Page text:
Page:Folk-lore - A Quarterly Review. Volume 16, 1905.djvu/506

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44^ Collectanea,

hand from point of fingers to wrist. One end of the cord will now hang over the palm of the right hand^ the other over the back of the left. If the ends of the string are pinched up between two fingers of the hands which are opposite them, and the two hands separated, a knot will be formed.

A piece of string, at least four times as long as the breadth of the palm, must be used.


Ag cuir Toimhseachain. (Putting Riddles = Giving Guesses.)

A collection of riddles would be, if at all complete, probably a book as large as Nicholson's Gaelic Proverbs^ but in a book of pastimes, it would scarcely do not to take some notice of the existence of guesses. They indeed formed a large part of the entertainment at a " ceilidh," i.e. a visit for purposes of gossip and amusement, practically always the spending of an evening in a neighbour's house of a gathering of those sufficiently intimate. To afford a glance at the way in which such a meeting would be carried on, especially as regards guesses, we give reminiscences of an old Mull man upwards of eighty years of age. The lads of the place where he was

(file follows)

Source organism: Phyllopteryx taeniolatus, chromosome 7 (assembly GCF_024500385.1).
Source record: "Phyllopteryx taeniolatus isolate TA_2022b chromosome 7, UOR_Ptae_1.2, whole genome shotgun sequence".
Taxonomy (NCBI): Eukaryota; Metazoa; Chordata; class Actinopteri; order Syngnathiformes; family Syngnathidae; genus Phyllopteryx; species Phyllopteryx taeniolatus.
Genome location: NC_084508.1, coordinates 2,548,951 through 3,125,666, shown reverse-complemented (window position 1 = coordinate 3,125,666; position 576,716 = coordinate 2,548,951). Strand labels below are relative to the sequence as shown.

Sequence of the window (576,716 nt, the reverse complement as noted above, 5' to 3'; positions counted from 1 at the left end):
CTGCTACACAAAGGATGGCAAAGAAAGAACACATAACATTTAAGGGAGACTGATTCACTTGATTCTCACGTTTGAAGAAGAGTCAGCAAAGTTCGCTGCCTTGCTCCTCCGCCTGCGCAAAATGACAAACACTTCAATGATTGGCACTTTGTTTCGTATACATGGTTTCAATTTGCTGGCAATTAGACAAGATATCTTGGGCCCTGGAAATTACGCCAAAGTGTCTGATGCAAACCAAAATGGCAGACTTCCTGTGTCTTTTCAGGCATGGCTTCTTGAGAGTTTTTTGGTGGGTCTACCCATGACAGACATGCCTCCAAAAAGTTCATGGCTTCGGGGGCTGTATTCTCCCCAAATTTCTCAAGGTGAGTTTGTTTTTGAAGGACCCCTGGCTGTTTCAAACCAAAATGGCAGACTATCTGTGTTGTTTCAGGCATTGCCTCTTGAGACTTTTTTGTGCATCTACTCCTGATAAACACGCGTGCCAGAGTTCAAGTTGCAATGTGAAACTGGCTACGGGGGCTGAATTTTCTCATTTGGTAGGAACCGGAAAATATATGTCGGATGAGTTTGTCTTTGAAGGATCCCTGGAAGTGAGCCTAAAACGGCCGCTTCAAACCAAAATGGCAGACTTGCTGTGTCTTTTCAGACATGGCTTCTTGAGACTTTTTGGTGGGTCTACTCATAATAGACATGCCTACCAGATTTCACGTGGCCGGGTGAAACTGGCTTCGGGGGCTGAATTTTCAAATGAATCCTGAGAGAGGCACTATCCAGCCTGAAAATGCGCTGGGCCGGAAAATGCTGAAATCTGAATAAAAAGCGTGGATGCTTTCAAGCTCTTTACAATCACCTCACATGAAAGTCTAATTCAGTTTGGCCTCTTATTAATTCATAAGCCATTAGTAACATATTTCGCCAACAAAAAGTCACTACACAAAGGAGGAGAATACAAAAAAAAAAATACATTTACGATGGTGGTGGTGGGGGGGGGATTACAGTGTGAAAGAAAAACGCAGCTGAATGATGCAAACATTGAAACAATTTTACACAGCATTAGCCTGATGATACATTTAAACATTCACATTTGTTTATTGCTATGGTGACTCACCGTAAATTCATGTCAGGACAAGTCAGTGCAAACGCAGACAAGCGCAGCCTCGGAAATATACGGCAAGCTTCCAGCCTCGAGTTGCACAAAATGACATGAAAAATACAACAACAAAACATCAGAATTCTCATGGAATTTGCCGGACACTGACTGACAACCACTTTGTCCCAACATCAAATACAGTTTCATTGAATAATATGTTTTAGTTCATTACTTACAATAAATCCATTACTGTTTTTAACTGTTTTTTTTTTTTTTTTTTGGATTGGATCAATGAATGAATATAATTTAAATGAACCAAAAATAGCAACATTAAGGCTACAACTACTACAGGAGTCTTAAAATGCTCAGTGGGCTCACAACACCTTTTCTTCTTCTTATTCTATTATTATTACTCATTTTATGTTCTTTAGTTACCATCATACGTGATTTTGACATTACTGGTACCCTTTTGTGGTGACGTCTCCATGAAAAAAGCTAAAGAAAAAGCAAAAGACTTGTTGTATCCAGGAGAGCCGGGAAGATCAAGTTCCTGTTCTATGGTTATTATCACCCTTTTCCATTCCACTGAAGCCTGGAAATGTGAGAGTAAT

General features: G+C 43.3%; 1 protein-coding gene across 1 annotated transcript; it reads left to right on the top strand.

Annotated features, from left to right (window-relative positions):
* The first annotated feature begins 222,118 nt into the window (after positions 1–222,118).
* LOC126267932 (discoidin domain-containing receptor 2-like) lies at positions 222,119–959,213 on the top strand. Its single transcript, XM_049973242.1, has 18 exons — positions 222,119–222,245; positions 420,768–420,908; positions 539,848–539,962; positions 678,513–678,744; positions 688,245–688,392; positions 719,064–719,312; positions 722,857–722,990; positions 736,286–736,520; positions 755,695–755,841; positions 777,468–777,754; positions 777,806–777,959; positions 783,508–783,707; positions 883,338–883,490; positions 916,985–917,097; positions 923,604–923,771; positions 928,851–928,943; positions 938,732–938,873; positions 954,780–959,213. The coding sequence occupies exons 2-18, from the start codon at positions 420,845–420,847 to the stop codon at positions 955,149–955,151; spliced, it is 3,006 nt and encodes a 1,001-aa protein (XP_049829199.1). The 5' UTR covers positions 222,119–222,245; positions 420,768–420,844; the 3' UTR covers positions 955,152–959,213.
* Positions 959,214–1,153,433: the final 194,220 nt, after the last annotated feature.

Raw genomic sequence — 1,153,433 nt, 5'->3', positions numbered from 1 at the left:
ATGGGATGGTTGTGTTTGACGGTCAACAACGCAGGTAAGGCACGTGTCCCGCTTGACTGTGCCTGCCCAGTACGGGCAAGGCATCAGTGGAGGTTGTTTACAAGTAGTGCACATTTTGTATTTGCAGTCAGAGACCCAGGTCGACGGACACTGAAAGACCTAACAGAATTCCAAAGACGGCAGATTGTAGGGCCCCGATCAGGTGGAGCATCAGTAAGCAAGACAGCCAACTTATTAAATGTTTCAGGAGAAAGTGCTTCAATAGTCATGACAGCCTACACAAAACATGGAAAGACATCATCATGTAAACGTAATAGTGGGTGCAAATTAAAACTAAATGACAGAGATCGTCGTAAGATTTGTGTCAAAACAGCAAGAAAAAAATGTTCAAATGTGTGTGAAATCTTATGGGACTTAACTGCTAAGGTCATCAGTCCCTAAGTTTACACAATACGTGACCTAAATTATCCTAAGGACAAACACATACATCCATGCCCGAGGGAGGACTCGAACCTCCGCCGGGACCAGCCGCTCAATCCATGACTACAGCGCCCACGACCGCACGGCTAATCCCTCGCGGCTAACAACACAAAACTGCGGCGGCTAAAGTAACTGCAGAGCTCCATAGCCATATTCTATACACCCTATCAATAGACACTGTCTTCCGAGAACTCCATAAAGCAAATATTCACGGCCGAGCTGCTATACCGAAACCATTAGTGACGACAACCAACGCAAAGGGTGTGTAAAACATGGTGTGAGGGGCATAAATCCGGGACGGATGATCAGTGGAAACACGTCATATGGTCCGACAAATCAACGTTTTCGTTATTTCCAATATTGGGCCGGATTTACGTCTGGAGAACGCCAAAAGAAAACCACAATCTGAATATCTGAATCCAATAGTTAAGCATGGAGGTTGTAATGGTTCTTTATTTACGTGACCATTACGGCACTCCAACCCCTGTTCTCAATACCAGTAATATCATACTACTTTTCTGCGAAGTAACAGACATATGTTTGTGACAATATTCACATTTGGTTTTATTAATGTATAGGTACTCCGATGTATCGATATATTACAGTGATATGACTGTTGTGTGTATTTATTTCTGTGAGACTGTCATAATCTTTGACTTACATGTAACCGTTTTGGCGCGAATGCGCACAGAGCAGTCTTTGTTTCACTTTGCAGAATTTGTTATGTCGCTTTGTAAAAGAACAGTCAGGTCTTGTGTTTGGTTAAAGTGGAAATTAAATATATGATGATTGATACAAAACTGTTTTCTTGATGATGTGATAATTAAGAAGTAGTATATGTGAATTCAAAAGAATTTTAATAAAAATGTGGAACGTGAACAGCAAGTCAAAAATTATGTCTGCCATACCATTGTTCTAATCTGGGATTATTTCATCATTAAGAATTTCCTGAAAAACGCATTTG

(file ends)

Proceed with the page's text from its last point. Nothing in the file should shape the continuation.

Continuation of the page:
born frequented the house of one W C , and among

the various pastimes riddles played their part. Now W.'s wife was a midwife, and was consequently pretty frequently away from home, but the evening gatherings suffered no interruption, William himself and a grandson being always at home. Mrs. C. was detained unusually long with a professional engagement on Loch Sunart, but there was ceilidh as usual. George, the grandson, being the entertainer, old William having retired to bed, the bed being on one side of the kitchen, round the fire of which the visitors gathered. Each one knowing the other, " like the palm of his own hand " as they say, guesses were almost a common stock, and those given had been answered right away, when George propounded, " Bodach anns a' bhaile so, agus a bhean ann Loch Sunart thall." (" An old man in this town and his wife away there in Loch Sunart.") Loch Sunart being both the loch and the houses in its neighbourhood.